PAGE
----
Clamoring for Quiet

Leslie Garrett by Leslie Garrett | August 3rd, 2010 | No Comments
topic: Health & Wellness

woman with hands over her earsChristmas might be months away, but I’m feeling awfully Grinch-like. Specifically, I find myself covering my ears and muttering about all this “Noise! Noise! Noise! NOISE!”

Although I can’t blame bamboozlers or pantookas, I’m certainly pointing the finger at leaf-blowers and cell phones.
Not to mention car horns, dogs (frequently my own) and air conditioners. Airplanes, video games and … sigh.

This desire for quiet runs in my family (though, from what I hear of my kids, it’s a family trait that’s reached its end).

My father makes his home on a dirt road beside a lake. The loudest noise he hears is the seagulls. And my mother refused to even have the radio on in the car, dismissing everything as “razzamatazz.” I used to roll my eyes. But Mom, as usual, was right. All that razzmatazz wreaks havoc with, not only our minds, but our bodies.

This doesn’t surprise Gordon Hempton. Hempton is an “acoustic ecologist” who wanders the world measuring sound … and seeking silence. He’s found it in a few places and believes it’s worth protecting. In fact, he calls silence “a basic human need.”

And it’s not just monks and librarians who back him up.

The World Health Organization cites a laundry list of ailments that can be the product of our noise-polluted days and nights, including “cardiovascular and psycho-physiological effects … annoyance responses and changes in social behaviour.”

Researchers in Italy and the UK, exploring the effect of various types of music on our bodies, discovered something that surprised them. It wasn’t the type of music that most dramatically lowered our heart rates, blood pressure and breathing. It was the pauses between the music. Silence, it seems, does more than soothe our souls.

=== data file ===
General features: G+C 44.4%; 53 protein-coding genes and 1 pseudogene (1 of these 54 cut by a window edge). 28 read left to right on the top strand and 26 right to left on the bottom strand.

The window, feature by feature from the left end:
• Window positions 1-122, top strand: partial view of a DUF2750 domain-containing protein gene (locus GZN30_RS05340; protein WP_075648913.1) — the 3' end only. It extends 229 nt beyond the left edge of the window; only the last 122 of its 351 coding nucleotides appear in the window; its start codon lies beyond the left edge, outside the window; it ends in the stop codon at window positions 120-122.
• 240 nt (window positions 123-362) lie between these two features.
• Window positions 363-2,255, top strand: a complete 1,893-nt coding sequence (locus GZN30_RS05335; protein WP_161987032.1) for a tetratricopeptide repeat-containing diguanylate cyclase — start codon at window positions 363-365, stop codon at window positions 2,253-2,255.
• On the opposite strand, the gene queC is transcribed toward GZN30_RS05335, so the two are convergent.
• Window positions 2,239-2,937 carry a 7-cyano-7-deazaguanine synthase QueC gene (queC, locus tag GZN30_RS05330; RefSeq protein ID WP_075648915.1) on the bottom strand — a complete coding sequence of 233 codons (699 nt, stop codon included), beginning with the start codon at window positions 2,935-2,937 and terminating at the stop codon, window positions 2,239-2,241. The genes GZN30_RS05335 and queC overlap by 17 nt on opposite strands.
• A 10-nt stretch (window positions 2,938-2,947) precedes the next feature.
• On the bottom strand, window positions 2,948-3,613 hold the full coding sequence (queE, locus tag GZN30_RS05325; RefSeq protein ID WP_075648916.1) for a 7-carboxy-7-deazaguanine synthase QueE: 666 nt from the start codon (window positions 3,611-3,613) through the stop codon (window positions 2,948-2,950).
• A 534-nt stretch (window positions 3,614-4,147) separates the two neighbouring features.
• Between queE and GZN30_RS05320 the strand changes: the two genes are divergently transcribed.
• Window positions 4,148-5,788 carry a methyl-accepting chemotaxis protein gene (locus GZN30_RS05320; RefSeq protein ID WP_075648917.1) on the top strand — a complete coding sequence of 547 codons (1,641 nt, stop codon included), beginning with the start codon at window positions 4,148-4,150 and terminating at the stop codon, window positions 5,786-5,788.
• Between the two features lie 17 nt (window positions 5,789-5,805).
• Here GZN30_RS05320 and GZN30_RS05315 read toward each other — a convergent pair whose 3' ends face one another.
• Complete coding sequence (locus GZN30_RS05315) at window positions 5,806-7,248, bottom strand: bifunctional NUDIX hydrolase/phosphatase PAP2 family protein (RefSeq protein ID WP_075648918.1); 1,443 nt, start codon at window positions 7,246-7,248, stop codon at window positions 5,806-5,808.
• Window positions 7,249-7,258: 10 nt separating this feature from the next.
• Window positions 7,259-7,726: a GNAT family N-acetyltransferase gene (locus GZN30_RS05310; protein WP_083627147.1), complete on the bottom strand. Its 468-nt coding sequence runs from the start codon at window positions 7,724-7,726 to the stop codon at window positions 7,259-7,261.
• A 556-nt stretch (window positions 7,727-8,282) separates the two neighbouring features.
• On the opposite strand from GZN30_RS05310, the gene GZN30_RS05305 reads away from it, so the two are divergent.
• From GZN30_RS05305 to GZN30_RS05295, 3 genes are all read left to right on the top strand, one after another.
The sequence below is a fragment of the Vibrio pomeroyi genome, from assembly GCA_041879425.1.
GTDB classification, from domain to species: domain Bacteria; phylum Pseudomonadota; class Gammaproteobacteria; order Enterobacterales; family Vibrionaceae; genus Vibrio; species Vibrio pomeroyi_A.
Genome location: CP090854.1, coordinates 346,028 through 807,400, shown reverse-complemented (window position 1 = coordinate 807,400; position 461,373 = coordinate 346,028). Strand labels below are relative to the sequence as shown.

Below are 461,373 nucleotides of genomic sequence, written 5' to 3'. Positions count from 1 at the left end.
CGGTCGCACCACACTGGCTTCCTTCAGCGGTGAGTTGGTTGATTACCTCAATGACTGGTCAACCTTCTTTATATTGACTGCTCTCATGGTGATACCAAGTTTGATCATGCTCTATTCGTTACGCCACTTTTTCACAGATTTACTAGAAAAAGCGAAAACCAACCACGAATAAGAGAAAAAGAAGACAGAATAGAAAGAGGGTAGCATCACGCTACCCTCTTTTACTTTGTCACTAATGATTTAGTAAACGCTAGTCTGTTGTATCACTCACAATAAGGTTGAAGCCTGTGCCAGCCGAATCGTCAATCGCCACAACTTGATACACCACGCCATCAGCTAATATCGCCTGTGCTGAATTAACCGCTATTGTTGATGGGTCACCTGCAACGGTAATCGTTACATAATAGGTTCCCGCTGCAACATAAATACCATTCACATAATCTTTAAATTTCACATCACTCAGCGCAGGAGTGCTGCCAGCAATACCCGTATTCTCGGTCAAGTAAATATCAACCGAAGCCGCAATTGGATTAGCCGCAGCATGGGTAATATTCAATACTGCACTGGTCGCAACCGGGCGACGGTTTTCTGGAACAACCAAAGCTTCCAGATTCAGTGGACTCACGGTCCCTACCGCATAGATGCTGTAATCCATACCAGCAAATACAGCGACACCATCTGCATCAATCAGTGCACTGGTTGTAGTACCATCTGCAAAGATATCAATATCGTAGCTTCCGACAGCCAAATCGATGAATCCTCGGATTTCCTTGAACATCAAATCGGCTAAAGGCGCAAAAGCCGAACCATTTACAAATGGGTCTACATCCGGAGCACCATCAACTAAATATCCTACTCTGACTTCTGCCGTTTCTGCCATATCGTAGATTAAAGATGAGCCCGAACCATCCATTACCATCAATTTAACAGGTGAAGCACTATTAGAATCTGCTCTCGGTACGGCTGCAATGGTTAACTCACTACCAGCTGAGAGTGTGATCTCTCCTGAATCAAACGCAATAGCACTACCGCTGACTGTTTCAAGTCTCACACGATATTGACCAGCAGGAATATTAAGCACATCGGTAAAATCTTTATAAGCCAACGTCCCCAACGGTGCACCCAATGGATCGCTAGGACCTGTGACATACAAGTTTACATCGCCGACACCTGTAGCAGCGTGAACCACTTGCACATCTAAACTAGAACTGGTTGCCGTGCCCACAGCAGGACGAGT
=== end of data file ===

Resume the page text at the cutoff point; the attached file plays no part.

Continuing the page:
This doesn’t surprise George Prochnik, either. Prochnik, author of the recently released In Pursuit of Silence, sought to understand the appeal of noise and the value of silence. “Noise wreaks havoc on all different parts of our bodies,” he said in an interview with “The heart rate accelerates. We get vasoconstriction. It’s been shown that the elevated blood pressure from nighttime noise continues all through the day … The really scary thing is even if we do habituate mentally to noise, that doesn’t change what’s happening to our bodies.”

But what constitutes silence? I know it doesn’t include leaf-blowers. But birds? Trickling water? It’s a question worth exploring. Which I’ll do … just as soon as I can get my dog to stop barking at the leaf-blowing neighbor’s barking dog.


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